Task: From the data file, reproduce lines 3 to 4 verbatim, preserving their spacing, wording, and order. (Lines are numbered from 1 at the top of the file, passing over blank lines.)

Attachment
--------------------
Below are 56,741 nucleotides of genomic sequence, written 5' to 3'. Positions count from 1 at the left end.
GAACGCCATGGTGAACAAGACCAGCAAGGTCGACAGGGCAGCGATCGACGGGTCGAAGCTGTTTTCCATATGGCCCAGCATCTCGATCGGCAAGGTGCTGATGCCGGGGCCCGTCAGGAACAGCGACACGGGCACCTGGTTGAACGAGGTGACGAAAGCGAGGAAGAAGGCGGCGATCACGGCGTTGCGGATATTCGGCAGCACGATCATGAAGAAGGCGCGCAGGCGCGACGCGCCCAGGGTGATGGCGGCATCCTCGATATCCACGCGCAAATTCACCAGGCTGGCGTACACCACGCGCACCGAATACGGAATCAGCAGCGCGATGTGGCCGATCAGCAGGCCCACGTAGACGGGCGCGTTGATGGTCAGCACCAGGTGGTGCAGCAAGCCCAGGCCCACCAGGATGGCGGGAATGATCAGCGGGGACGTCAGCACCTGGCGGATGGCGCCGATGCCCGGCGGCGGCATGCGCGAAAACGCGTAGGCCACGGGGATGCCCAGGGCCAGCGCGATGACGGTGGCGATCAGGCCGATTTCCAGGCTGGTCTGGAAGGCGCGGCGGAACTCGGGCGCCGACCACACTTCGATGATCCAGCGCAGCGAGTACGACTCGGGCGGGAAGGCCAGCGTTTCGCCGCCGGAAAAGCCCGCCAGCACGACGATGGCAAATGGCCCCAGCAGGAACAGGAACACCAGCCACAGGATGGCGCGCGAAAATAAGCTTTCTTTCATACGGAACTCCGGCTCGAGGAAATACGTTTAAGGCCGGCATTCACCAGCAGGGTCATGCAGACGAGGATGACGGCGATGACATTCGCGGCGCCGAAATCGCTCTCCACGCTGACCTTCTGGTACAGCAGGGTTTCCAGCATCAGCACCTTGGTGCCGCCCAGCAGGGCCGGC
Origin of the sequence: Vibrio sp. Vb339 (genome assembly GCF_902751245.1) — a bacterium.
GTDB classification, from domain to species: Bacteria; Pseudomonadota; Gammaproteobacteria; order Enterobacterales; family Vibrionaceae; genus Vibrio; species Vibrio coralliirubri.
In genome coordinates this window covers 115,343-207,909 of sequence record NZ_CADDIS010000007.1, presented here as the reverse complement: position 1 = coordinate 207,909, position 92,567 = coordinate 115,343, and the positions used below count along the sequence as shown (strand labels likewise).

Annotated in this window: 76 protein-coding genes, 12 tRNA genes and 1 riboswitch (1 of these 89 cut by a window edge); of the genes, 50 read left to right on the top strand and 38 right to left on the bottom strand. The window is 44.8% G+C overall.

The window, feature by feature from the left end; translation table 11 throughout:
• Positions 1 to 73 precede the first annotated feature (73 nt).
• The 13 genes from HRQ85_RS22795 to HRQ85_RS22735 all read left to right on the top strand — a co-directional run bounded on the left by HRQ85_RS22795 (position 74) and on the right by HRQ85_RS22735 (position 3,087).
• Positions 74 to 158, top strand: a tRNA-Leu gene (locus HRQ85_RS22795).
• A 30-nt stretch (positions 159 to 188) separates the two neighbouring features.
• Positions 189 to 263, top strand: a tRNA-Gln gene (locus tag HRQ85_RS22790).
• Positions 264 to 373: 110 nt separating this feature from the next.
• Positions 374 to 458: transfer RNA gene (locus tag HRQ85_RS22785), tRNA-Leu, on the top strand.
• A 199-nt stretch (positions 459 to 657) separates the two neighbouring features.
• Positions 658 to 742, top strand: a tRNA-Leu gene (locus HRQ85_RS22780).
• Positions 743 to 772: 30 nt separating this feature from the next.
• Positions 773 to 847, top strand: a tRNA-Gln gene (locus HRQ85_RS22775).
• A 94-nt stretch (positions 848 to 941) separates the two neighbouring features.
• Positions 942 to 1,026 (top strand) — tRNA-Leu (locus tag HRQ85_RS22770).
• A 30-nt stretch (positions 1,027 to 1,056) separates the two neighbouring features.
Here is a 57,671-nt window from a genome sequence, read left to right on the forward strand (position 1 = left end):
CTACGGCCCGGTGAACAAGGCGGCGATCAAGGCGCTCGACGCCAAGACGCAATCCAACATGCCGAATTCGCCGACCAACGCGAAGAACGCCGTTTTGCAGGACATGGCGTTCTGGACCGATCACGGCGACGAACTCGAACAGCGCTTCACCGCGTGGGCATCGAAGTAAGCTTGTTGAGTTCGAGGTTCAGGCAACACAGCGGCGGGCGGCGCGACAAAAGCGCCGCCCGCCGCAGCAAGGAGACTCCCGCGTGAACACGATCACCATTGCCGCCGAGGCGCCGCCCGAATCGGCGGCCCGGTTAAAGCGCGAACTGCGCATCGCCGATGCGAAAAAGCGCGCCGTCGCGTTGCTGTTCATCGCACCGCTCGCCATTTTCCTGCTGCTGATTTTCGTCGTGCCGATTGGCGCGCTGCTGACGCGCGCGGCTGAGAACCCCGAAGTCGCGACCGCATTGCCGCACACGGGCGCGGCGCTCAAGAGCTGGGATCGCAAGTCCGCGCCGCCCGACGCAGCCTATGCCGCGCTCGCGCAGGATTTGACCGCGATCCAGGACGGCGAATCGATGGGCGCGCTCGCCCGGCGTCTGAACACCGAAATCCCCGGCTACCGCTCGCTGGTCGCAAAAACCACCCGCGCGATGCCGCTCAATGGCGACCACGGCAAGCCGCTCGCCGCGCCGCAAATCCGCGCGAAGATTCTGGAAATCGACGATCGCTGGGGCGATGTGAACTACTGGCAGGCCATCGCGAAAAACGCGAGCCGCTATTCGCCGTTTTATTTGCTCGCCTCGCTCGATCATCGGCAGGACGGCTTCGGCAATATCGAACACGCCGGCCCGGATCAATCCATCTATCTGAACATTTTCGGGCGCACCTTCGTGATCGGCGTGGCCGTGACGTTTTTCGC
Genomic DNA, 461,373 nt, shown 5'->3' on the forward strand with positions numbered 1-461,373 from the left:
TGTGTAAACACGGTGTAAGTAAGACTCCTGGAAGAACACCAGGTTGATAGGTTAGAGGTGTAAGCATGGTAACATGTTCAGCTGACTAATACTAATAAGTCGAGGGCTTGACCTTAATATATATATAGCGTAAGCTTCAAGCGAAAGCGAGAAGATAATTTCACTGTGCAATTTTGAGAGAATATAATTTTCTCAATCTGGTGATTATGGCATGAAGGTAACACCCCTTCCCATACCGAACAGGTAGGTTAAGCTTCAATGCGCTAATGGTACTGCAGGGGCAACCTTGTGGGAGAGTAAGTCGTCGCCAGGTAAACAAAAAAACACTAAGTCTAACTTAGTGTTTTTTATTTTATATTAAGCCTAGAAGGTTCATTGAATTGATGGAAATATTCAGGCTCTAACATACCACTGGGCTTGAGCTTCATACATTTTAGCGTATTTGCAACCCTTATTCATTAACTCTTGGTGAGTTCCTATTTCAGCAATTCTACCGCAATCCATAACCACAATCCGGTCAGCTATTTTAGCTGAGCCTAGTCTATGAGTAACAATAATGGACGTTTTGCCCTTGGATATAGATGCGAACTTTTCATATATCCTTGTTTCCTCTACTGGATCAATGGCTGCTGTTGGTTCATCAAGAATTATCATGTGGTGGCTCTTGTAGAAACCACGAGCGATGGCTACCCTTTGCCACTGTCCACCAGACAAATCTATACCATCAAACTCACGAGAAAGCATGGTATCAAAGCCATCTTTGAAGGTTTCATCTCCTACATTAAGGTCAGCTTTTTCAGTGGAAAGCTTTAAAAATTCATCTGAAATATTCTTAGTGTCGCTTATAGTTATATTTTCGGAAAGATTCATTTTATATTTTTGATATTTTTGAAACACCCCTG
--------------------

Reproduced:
Origin of the sequence: Vibrio sp. Vb339 (genome assembly GCF_902751245.1) — a bacterium.
GTDB classification, from domain to species: Bacteria; Pseudomonadota; Gammaproteobacteria; order Enterobacterales; family Vibrionaceae; genus Vibrio; species Vibrio coralliirubri.